Unexpectedly, severe torsional resonance of the crankshaft was encountered above 950 rpm, limiting the engine to a maximum of 935 rpm, giving an output of only 650 bhp (485 kW) with a continuous power rating at 890 rpm of 585 bhp (436 kW). The engine was also considerably above estimated weight, at 4,773 lb (2,165 kg), over double the initial estimate.[28] Some of this excess weight was the result of the failure to manufacture a satisfactory lightweight aluminium crankcase.

The original intention had been to fit two of the engines with variable-pitch propellers in order to provide reverse thrust for manoeuvring during docking. The torsional resonance also caused the hollow metal blades of these reversing propellers to develop cracks near the hubs, and as a short term measure one of the engines was fitted with a fixed-pitch reverse propeller, consequently becoming dead weight under normal flight conditions. For the airship's final flight two of the engines were adapted to be capable of running in reverse by a simple modification of the camshaft.


Each engine car also contained a 40 bhp (30 kW) Ricardo petrol engine for use as a starter motor. Three of these also drove generators to provide electricity when the airship was at rest or flying at low speeds: at normal flight speeds the generators were driven by constant-speed variable-pitch windmills. The other two auxiliary engines drove compressors for the compressed air fuel and ballast transfer system. Before the final flight one of the petrol engines was replaced by a Beverly heavy oil engine. In order to lessen the risk of fire, the petrol tanks could be jettisoned.

Diesel fuel was contained in tanks in the transverse frames, the majority of the tanks having a capacity of 224 imp gal (1,018 l). A mechanism was provided for dumping fuel directly from the tanks in an emergency. By the use of tankage provided for weight compensation when travelling with a light passenger load a total fuel load of 10,000 imp gal (45,000 l) could be carried.
Crewing and control

In normal service the R.101 carried a crew of 42. This consisted of two watches of 13 men under the officer of the watch, this duty being divided among the three principal ship's officers.

In addition there were the chief navigator, the meteorological officer, the chief coxswain, the chief engineer, the chief wireless officer and the chief steward, who were not assigned to watches but were on duty as necessary, and four supernumeraries (three engineers and a radio operator) who were available to provide relief watch keeping if necessary, and an assistant steward, a cook and a galley boy who were on duty as required between 06:30 and 21:30.

The minimum crew requirement, as specified in the airship's Certificate of Airworthiness, was 15 men.

The control car was occupied by the duty officer of the watch and the steering and altitude coxswains, who respectively controlled the rudder and elevators using wheels similar to a ship's wheel. The engines were individually controlled by an engineer in each of the engine cars, orders being given by an individual telegraph to each car. These moved an indicator in the engine car to signal the desired throttle setting and also rang a bell to draw attention to the fact that an order had been transmitted.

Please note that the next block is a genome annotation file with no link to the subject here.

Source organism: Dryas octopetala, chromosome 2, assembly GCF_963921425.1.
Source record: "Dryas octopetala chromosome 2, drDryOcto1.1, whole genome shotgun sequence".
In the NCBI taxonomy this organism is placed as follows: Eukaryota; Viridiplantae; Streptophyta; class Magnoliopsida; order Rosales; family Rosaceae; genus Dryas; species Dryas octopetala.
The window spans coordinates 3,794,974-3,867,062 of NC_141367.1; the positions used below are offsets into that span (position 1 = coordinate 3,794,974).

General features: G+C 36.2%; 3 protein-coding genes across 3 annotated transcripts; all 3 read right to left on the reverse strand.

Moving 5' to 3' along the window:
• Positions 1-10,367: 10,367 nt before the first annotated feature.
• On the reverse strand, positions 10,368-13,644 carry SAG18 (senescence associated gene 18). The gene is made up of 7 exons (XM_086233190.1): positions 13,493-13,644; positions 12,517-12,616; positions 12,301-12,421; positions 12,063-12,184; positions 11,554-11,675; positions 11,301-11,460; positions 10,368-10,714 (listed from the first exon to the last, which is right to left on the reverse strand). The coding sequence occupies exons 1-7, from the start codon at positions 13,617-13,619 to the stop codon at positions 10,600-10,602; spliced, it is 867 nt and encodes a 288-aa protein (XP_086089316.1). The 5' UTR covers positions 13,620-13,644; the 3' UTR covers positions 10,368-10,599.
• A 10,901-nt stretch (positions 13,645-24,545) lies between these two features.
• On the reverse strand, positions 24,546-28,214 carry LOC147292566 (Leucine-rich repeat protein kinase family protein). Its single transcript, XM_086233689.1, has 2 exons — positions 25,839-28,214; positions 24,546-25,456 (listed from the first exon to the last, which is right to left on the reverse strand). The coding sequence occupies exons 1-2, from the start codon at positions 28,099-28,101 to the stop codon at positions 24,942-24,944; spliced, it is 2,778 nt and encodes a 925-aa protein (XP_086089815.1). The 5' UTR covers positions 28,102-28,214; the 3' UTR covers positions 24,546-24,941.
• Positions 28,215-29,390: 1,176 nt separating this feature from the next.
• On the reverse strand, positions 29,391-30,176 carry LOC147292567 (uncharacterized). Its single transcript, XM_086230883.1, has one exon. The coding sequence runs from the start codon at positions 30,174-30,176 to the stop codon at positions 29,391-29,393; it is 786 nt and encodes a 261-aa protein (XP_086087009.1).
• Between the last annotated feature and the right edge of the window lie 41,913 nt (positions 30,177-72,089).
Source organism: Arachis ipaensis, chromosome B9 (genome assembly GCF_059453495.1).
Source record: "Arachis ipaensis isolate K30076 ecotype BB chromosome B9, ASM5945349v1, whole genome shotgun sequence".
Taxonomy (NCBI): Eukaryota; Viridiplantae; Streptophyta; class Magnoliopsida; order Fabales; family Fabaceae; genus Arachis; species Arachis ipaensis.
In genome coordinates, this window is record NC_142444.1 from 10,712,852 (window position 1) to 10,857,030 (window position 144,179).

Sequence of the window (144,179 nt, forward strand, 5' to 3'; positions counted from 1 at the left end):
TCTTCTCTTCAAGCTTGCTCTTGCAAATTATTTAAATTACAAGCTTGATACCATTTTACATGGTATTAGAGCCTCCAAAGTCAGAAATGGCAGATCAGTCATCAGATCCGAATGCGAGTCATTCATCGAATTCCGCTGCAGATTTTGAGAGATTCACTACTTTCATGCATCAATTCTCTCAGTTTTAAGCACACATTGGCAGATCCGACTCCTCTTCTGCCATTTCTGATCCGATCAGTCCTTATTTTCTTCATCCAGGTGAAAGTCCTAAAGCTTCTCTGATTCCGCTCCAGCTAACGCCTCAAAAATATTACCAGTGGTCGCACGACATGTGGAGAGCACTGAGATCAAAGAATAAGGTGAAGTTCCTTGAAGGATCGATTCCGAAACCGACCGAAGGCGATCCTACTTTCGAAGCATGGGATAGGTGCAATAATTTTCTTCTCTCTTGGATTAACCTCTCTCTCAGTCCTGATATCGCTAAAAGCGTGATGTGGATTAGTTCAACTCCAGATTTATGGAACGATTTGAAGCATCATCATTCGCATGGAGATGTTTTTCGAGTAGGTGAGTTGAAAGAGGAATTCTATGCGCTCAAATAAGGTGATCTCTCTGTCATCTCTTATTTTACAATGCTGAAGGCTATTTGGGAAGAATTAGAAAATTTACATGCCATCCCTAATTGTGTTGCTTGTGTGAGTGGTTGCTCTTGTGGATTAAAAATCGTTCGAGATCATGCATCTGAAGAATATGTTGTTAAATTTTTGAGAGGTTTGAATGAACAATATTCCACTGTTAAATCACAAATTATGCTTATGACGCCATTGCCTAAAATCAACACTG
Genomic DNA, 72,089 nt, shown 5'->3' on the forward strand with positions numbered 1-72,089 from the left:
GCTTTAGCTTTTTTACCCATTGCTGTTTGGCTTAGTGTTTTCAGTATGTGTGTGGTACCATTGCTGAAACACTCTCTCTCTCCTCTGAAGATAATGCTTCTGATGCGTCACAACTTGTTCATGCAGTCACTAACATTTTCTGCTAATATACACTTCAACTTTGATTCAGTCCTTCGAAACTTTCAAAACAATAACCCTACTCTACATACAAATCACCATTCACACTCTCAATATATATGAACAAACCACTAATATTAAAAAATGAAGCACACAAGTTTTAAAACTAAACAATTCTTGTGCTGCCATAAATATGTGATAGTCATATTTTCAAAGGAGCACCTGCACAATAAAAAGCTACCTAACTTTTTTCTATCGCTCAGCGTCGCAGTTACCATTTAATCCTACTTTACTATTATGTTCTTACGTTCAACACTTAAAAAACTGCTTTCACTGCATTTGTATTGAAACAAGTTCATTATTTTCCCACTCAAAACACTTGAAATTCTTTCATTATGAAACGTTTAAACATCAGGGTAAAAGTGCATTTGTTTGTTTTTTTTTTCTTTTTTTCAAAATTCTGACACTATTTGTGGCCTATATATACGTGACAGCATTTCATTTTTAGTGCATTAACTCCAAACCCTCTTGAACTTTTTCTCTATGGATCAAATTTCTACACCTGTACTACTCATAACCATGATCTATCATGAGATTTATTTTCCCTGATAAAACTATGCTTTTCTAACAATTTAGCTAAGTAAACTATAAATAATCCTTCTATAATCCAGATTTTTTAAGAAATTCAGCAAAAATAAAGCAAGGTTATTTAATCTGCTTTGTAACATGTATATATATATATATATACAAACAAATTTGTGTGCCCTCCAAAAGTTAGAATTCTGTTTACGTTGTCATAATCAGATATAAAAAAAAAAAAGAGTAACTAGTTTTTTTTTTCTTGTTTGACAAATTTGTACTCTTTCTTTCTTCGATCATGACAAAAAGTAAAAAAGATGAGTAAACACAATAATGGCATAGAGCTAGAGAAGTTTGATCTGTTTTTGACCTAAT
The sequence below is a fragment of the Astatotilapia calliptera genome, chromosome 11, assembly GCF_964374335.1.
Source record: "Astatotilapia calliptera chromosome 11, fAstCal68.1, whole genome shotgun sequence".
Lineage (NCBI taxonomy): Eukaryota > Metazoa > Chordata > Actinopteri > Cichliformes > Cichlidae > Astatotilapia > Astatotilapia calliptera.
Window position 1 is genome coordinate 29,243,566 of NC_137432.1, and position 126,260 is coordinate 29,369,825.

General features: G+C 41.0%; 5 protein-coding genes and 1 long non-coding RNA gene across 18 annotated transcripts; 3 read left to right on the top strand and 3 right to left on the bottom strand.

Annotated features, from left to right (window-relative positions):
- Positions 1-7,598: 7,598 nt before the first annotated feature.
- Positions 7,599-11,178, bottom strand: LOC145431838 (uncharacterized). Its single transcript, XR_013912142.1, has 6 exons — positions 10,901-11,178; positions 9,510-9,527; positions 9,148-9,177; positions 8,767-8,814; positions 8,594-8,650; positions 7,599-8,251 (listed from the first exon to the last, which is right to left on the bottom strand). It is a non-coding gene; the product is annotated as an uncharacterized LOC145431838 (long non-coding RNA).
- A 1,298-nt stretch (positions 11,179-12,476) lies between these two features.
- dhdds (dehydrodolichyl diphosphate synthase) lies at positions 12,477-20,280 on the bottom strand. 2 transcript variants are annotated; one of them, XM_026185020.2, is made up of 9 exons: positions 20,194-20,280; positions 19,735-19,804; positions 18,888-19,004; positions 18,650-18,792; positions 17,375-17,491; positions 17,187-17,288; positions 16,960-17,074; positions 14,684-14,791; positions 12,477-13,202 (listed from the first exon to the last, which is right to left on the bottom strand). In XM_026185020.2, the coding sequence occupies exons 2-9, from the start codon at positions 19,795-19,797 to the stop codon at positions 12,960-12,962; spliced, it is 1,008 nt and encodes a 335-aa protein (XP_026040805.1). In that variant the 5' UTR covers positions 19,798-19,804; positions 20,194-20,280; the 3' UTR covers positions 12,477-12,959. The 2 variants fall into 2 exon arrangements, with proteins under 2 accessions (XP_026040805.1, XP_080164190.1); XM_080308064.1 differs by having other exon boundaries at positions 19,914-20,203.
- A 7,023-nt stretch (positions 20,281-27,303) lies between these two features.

With the agreement and funding made for the Imperial Airship Scheme, it was noted that the original shed was too small for the designed R.101, and so had to be lenghthened and also raised in height.

Work was started in October 1924 on the lenghtening and raising of Shed 1, which was completed in May 1926. A second shed was also required, and so it was agreed that shed 2 from the Pulham operational base be used. This was dismantled in June 1927, and re-errected next to Shed 1. The second shed was completed in 1928. In that time the R.101 was slowly being assembled in shed 1 next door. Shed 2 was going to house the R100 which was being built in the airship construction facility in Howden, Yorkshire. The delay in dismantling the Pulham shed was due to very bad weather at the time.

The framework and girders were subcontrated out and made by Boulton and Paul in Norwich in the begining of January 1927. These were then driven to Cardington on the back of a lorry, or sent by railway wagon for the larger items. Hundreds of these smaller girders were assembled on the floor of the shed to make the rings, then winched up and connected up like a giant meccano set. The R.101 would eventually contain over 30,000 ft of girder work on the R.101.

Work on the rings at Cardington started in December 1927, and rings 4-11 were completed by July 1928,

The engineers and designers were based at Cardington and the "Administration" block, was where the design offices were. There were some 270 people involved in the design and drawing offices, and some 700 people on the construction side, split between Cardington and Boulton and Paul, in Norwich.

The huge airship mast was constructed for the civil programme in 1926, built by the Cleveland Bridge and Engineering Company under the direction of Major General Sir William Liddell, Director of Works and and Buildings at the Air Ministry. 202 feet high and 70 feet in diameter at the base, the tower was the first ever cantilever mooring mast to be built.


The lengthy process of inflating the R.101's hydrogen gasbags began on 11 July 1929 and was complete by 21 September. With the airship now airborne and loosely tethered within the shed, it was now possible to carry out lift and trim trials. These were disappointing. A design conference held on 17 June 1929 had estimated a gross lift of 151.8 tons and a total airframe weight, including the power installation, of 105 tons.